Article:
©2011 IDC Energy Insights #EI230124 Page 3
WANs and NANs become critical infrastructure for connecting themyriad of field devices. Since wireless networks enjoy distinct cost,deployment, and maintenance advantages over wireline networks,impressive growth for wireless network solutions has resulted.Increasingly, the viability of cellular network
based services isbecoming evident to utilities.
Carriers Driving Change and Adoption
Cellular communication service providers (wireless carriers) haveserviced the utility industry for over 20 years. Service offeringsrevolved around basic network access and data transport forcommercial and industrial (C&I) revenue meters and select remotetransmission and distribution (T&D) devices. However, wirelesscarriers began to compete in the U.S. smart grid market four to fiveyears ago. Utilities embraced the offerings with dispassion as thecarriers offered a suboptimal value proposition that did not addressutility and regulatory concerns for network security, control, andaffordability.Since that time, national wireless carriers responded to the utilitymarket with a greater breadth of competitive offerings, winningservice contracts as a result.The drivers for increased adoption and viability of cellular for smartgrid include:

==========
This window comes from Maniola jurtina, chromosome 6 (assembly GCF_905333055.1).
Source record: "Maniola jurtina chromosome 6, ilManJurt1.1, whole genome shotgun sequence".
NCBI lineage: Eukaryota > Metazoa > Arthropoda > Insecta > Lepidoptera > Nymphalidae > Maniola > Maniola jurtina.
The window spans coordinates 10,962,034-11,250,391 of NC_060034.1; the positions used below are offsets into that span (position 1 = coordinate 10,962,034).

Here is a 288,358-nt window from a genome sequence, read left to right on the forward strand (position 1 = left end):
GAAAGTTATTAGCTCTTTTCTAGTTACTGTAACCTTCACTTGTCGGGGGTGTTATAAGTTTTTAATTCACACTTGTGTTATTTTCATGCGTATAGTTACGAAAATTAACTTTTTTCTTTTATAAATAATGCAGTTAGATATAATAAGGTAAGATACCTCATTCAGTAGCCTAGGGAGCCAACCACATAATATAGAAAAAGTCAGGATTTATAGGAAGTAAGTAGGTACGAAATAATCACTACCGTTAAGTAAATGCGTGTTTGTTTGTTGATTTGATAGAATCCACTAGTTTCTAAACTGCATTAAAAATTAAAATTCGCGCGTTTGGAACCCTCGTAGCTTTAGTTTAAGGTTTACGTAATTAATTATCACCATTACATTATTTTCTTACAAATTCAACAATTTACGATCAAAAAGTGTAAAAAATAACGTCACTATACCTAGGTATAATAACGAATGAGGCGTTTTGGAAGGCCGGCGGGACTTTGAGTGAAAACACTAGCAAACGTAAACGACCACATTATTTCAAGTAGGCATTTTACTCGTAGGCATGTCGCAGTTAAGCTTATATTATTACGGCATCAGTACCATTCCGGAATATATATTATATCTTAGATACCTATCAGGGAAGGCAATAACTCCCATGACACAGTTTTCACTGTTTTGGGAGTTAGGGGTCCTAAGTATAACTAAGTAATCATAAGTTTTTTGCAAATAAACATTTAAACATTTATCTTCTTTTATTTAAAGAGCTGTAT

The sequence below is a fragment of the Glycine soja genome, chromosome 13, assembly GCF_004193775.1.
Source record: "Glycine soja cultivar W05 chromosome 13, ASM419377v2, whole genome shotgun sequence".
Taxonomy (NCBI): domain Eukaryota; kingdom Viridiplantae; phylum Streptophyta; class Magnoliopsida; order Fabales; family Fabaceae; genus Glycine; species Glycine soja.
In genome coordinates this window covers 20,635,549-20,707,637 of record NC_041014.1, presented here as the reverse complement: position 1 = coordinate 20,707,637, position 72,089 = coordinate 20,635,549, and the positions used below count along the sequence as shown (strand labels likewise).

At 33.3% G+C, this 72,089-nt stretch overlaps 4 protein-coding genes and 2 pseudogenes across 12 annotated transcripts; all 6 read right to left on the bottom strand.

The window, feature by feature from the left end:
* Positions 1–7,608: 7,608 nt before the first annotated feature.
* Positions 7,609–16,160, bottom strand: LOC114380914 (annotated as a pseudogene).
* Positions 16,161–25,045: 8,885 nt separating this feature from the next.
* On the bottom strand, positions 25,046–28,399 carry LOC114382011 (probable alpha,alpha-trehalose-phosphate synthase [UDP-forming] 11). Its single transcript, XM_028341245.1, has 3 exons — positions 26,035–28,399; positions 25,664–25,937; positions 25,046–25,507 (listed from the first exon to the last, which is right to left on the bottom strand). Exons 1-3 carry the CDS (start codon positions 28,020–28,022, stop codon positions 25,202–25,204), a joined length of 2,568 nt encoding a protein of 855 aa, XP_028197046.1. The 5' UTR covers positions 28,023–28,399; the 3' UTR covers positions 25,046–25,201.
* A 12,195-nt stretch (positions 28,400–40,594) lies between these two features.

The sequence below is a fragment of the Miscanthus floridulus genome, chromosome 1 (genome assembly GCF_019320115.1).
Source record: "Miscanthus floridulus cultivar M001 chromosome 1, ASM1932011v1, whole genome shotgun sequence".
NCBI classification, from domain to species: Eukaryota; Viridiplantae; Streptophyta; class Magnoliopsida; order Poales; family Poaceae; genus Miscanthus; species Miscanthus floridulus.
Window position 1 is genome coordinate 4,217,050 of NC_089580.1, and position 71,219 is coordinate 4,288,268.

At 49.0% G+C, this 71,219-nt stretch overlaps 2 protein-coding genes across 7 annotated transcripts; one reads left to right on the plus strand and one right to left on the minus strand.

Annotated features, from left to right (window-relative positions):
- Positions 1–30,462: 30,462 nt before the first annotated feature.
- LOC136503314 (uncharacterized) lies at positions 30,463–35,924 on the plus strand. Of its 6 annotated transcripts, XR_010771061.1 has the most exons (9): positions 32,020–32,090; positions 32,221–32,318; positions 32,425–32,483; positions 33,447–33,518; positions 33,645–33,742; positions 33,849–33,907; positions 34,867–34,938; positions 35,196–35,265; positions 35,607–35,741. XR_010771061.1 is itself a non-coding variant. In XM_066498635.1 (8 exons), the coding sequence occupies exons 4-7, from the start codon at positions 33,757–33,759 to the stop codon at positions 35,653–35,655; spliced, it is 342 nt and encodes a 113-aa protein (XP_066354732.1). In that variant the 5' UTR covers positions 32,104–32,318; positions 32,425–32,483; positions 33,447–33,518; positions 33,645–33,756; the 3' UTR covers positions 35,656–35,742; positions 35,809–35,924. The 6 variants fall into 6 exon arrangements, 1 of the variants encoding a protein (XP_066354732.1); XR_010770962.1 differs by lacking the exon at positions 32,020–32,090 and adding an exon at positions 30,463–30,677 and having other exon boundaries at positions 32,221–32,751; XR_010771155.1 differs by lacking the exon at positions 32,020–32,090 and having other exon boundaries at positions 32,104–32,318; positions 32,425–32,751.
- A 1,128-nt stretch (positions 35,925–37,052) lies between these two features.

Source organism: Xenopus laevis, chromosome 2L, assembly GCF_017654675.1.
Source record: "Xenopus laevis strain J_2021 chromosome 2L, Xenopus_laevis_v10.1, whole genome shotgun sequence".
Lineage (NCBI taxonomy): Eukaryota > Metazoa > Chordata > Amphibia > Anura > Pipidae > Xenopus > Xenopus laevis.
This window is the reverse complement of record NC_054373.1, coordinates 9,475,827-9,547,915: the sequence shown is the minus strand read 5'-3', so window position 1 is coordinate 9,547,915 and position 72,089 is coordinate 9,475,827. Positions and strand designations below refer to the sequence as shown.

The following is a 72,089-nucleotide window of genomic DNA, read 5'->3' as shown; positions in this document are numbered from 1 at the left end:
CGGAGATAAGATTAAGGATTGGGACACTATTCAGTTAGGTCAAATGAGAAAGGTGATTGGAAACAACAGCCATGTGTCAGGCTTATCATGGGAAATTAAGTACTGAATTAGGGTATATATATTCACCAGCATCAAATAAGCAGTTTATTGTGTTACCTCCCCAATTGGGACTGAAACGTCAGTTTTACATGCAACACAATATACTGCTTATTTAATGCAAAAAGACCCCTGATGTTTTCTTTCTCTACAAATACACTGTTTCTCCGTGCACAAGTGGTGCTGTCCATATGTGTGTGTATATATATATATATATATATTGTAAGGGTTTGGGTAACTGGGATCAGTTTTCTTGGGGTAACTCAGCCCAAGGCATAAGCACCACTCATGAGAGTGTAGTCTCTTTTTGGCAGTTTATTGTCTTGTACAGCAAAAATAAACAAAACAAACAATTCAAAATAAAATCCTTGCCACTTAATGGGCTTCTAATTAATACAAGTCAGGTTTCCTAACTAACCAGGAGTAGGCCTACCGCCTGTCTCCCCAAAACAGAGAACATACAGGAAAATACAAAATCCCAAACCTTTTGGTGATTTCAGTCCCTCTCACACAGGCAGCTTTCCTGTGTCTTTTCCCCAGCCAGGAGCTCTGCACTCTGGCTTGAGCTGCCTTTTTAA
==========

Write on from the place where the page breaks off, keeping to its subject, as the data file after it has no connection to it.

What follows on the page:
Wireless carriers have aggressively loweredprices to increase the value proposition compared with alternativeprivate network solutions. For example, high-volume machine-to-machine (M2M) service contracts hovered at $10+ per month perdevice in 2008, dropping below $0.50 per month per device by 2010.
Transformers, line sensors, gateways, smartmeters, and a number of other devices from multiple vendorsnatively support cellular in hardware configurations.
in large-scale deployments. Cellular is areliable link in advanced metering infrastructure (AMI) networks.IDC Energy Insights estimates that close to 90% of endpointssupported by wireless mesh networks use public cellular networksfor backhaul.
Smart grid service offerings.
National wireless carriers launcheda number of core services including network access, security, anddata management, as well as emerging application services such asmeter-to-cash management and transformer monitoring.